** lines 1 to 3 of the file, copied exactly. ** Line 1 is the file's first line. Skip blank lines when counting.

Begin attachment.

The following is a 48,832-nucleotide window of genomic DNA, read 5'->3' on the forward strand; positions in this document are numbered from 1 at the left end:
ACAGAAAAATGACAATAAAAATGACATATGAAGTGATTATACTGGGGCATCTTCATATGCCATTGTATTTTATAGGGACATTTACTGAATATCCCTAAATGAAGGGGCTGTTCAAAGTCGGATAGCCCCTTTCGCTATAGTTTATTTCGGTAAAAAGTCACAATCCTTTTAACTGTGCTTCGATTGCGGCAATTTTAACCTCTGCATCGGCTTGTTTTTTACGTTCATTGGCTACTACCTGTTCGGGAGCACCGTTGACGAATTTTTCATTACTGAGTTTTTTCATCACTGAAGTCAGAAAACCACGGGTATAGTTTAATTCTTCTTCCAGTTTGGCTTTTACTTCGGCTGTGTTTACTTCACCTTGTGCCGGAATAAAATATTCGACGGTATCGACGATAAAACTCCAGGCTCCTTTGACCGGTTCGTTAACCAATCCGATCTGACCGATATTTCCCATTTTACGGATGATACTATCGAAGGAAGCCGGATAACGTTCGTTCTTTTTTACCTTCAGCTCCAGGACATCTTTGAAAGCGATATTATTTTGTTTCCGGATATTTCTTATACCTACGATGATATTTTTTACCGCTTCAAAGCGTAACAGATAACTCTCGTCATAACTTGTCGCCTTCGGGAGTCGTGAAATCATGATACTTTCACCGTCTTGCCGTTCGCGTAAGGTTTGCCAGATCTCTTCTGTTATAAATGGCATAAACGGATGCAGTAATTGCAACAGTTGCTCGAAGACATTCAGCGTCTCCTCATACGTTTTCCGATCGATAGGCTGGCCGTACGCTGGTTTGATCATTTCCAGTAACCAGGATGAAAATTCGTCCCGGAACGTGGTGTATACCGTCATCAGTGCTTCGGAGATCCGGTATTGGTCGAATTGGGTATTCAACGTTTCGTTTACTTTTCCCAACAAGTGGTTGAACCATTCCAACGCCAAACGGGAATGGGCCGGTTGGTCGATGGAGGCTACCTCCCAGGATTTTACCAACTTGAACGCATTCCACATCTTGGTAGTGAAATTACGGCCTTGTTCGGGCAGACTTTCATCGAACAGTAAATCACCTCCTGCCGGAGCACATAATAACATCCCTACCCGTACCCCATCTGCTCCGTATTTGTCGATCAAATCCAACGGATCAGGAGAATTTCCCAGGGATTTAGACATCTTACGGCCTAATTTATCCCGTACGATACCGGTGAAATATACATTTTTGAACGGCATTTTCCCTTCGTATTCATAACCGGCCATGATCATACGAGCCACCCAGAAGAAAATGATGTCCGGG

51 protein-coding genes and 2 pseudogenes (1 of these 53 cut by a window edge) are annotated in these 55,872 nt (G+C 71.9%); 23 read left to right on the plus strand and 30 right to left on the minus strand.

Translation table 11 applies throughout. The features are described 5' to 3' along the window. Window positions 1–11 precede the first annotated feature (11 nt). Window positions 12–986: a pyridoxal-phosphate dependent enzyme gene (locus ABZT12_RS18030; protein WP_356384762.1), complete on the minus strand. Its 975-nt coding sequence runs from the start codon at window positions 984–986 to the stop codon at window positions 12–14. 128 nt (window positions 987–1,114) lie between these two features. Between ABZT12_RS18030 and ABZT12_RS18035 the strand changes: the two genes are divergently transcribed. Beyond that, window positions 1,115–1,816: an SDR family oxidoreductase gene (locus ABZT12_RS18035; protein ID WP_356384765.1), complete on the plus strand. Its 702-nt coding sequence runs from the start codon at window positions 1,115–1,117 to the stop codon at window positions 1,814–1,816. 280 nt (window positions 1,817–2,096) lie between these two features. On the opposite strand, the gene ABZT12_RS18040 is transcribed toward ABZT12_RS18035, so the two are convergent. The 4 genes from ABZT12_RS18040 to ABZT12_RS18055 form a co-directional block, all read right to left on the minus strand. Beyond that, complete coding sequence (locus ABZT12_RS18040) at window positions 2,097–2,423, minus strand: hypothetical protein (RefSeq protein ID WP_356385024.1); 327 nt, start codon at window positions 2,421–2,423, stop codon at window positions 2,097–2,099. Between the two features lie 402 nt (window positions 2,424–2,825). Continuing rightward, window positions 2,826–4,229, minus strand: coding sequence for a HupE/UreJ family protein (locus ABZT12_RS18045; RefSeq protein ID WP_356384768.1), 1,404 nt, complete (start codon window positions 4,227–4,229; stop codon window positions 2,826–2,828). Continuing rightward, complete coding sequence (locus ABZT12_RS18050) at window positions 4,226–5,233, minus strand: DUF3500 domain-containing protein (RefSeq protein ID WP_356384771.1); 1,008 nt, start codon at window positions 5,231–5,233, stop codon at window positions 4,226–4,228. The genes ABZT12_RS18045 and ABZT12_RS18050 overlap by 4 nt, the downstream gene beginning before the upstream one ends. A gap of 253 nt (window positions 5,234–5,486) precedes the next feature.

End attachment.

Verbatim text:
The following is a 48,832-nucleotide window of genomic DNA, read 5'->3' on the forward strand; positions in this document are numbered from 1 at the left end:
ACAGAAAAATGACAATAAAAATGACATATGAAGTGATTATACTGGGGCATCTTCATATGCCATTGTATTTTATAGGGACATTTACTGAATATCCCTAAATGAAGGGGCTGTTCAAAGTCGGATAGCCCCTTTCGCTATAGTTTATTTCGGTAAAAAGTCACAATCCTTTTAACTGTGCTTCGATTGCGGCAATTTTAACCTCTGCATCGGCTTGTTTTTTACGTTCATTGGCTACTACCTGTTCGGGAGCACCGTTGACGAATTTTTCATTACTGAGTTTTTTCATCACTGAAGTCAGAAAACCACGGGTATAGTTTAATTCTTCTTCCAGTTTGGCTTTTACTTCGGCTGTGTTTACTTCACCTTGTGCCGGAATAAAATATTCGACGGTATCGACGATAAAACTCCAGGCTCCTTTGACCGGTTCGTTAACCAATCCGATCTGACCGATATTTCCCATTTTACGGATGATACTATCGAAGGAAGCCGGATAACGTTCGTTCTTTTTTACCTTCAGCTCCAGGACATCTTTGAAAGCGATATTATTTTGTTTCCGGATATTTCTTATACCTACGATGATATTTTTTACCGCTTCAAAGCGTAACAGATAACTCTCGTCATAACTTGTCGCCTTCGGGAGTCGTGAAATCATGATACTTTCACCGTCTTGCCGTTCGCGTAAGGTTTGCCAGATCTCTTCTGTTATAAATGGCATAAACGGATGCAGTAATTGCAACAGTTGCTCGAAGACATTCAGCGTCTCCTCATACGTTTTCCGATCGATAGGCTGGCCGTACGCTGGTTTGATCATTTCCAGTAACCAGGATGAAAATTCGTCCCGGAACGTGGTGTATACCGTCATCAGTGCTTCGGAGATCCGGTATTGGTCGAATTGGGTATTCAACGTTTCGTTTACTTTTCCCAACAAGTGGTTGAACCATTCCAACGCCAAACGGGAATGGGCCGGTTGGTCGATGGAGGCTACCTCCCAGGATTTTACCAACTTGAACGCATTCCACATCTTGGTAGTGAAATTACGGCCTTGTTCGGGCAGACTTTCATCGAACAGTAAATCACCTCCTGCCGGAGCACATAATAACATCCCTACCCGTACCCCATCTGCTCCGTATTTGTCGATCAAATCCAACGGATCAGGAGAATTTCCCAGGGATTTAGACATCTTACGGCCTAATTTATCCCGTACGATACCGGTGAAATATACATTTTTGAACGGCATTTTCCCTTCGTATTCATAACCGGCCATGATCATACGAGCCACCCAGAAGAAAATGATGTCCGGG

51 protein-coding genes and 2 pseudogenes (1 of these 53 cut by a window edge) are annotated in these 55,872 nt (G+C 71.9%); 23 read left to right on the plus strand and 30 right to left on the minus strand.